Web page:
Some Major Property Owners Opt Out of Free Bus Pass Program
The new free Downtown bus pass program — now dubbed C-Pass and set to roll out in June — has been hailed as an innovative approach to solving the Downtown parking shortage and a new way to convert car-centric commuters in Columbus into bus riders.
The program is made possible by a host of partners, including the Central Ohio Transit Authority (COTA) and the Mid Ohio Regional Planning Commission (MORPC). The largest chunk of funding, though, comes from the Downtown property owners who pay into the Capital Crossroads Special Improvement District.
But there are some notable property owners Downtown that will not be participating in the program.
The Columbus Downtown Development Corporation (CDDC), owner of the Lazarus Building at the corner of South High and West Town streets, no longer contributes to the special improvement district. According to Capital Crossroads, the CDDC pulled the Lazarus Building out of the district in January of 2017.
Neither organization responded to requests for more information about why the CDDC made that decision. The two groups share a website, and Amy Taylor, CDDC’s Chief Operating Officer, is listed as a Capital Crossroads board member.
The CDDC is a non-profit development corporation that has spearheaded many large projects Downtown, including the Columbus Commons and the Scioto Greenways.
The Lazarus Building is the only High Street property Downtown that is not within the boundaries of the C-Pass program. It was redeveloped by the CDDC in the mid-2000’s — a $60 million dollar project that transformed the former department store into a 700,000-square-foot, LEED-certified office building with ground-level retail. The building now holds about 2,000 employees, according to the CDDC’s website.
Also not included in the C-Pass program are buildings owned by the State of Ohio, so state employees will not be eligible for the free passes. Tom Hoyt, Chief Communications Officer for the Department of Administrative Services, offered the following statement when asked why the state chose not to participate:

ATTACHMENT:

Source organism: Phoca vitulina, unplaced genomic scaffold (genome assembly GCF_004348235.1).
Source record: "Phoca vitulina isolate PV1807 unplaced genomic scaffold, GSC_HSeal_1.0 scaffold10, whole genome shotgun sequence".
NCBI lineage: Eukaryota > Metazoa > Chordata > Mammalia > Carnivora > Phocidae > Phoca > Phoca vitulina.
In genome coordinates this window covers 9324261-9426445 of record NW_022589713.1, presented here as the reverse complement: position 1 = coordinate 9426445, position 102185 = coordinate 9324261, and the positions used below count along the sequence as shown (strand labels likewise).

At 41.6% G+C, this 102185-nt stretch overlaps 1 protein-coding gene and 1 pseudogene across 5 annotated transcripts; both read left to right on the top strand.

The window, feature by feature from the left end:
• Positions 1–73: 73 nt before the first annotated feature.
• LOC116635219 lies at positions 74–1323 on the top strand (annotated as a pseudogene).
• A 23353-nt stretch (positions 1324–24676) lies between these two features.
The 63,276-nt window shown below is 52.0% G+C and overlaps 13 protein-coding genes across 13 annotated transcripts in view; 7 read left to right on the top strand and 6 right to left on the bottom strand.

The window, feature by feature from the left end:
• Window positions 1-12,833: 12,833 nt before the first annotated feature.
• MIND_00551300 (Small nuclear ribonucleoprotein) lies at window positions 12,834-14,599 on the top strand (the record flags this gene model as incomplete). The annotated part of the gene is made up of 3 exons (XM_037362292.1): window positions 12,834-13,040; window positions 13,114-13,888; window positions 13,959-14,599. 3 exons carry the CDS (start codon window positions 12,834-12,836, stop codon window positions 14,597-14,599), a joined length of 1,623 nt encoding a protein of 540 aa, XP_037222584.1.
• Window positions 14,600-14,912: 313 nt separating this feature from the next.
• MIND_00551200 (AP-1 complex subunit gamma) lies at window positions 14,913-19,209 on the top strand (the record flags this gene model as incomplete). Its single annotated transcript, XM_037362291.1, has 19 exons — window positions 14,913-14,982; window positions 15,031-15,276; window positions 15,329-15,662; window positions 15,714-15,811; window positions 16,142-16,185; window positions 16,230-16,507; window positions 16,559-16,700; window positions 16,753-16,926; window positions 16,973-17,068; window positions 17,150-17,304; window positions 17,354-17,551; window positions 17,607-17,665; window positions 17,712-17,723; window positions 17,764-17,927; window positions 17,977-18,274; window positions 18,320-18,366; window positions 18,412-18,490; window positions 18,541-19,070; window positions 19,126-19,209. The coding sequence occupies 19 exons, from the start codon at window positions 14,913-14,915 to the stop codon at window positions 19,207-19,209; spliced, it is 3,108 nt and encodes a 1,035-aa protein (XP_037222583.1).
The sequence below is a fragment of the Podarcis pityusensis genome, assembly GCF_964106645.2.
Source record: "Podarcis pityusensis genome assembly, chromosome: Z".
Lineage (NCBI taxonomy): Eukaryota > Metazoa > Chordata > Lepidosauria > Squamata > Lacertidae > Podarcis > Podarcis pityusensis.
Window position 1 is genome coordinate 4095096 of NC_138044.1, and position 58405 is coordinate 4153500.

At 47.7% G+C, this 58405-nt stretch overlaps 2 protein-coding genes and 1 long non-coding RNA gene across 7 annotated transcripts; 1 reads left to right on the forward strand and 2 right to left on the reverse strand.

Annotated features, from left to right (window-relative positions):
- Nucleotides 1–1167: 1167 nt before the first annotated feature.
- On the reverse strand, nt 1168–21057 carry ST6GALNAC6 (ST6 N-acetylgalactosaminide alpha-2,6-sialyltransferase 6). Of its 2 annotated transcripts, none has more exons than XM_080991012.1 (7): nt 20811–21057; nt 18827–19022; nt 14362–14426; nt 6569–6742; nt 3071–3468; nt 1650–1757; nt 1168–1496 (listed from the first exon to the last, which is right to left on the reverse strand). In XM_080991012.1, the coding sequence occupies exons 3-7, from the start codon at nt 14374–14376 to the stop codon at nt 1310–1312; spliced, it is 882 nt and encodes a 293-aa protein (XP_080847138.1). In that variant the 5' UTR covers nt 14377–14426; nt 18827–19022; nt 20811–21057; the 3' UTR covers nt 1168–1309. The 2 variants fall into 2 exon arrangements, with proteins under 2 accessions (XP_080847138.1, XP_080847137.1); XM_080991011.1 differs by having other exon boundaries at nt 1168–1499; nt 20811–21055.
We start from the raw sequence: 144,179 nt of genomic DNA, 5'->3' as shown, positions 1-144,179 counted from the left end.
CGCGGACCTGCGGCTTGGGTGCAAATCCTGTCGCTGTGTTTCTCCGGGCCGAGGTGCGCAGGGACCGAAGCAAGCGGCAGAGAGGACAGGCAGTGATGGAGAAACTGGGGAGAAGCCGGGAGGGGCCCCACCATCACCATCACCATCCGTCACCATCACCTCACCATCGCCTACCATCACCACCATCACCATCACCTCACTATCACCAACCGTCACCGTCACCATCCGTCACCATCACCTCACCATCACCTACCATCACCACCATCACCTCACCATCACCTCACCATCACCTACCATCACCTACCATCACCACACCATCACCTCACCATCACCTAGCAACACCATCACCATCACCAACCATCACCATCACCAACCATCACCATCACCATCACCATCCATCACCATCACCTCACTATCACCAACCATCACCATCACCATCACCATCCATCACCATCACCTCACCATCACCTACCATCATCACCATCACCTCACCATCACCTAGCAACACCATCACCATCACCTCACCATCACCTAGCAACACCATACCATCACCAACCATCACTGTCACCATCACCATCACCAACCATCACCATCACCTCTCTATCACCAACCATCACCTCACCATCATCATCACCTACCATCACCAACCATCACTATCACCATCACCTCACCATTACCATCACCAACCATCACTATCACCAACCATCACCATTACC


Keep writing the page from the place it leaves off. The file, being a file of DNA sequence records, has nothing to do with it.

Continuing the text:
“The Capital Crossroads Special Improvement District approached the state to participate at an annual cost that was significant. It was reviewed and determined to be too expensive. We elected not to participate.”
The absence of some employers from the program has not gone unnoticed by local transit advocates.
“Transit Columbus supports the C-Pass program and values the huge amount of work and commitment that Capital Crossroads SID has dedicated to making this program a reality,” said Josh Lapp, Chair of the Transit Columbus board. “We would love to see more organizations — such as the State of Ohio and others — buy into the program because we believe this program in particular and transit in general is essential to the continued success of Downtown.”
Both Franklin County and the City of Columbus are participating in C-Pass. About 3,000 county employees will be eligible for the free passes, and a city spokesperson confirmed that every city employee who works in a Downtown building will be eligible for the program.
“A vibrant Downtown is imperative if our city and region are going to continue to thrive,” added Lapp. “Bolstering transit is key to Downtown’s success and must be a goal for everyone devoted to improving Downtown.”
For more information about the program, visit www.downtowncpass.com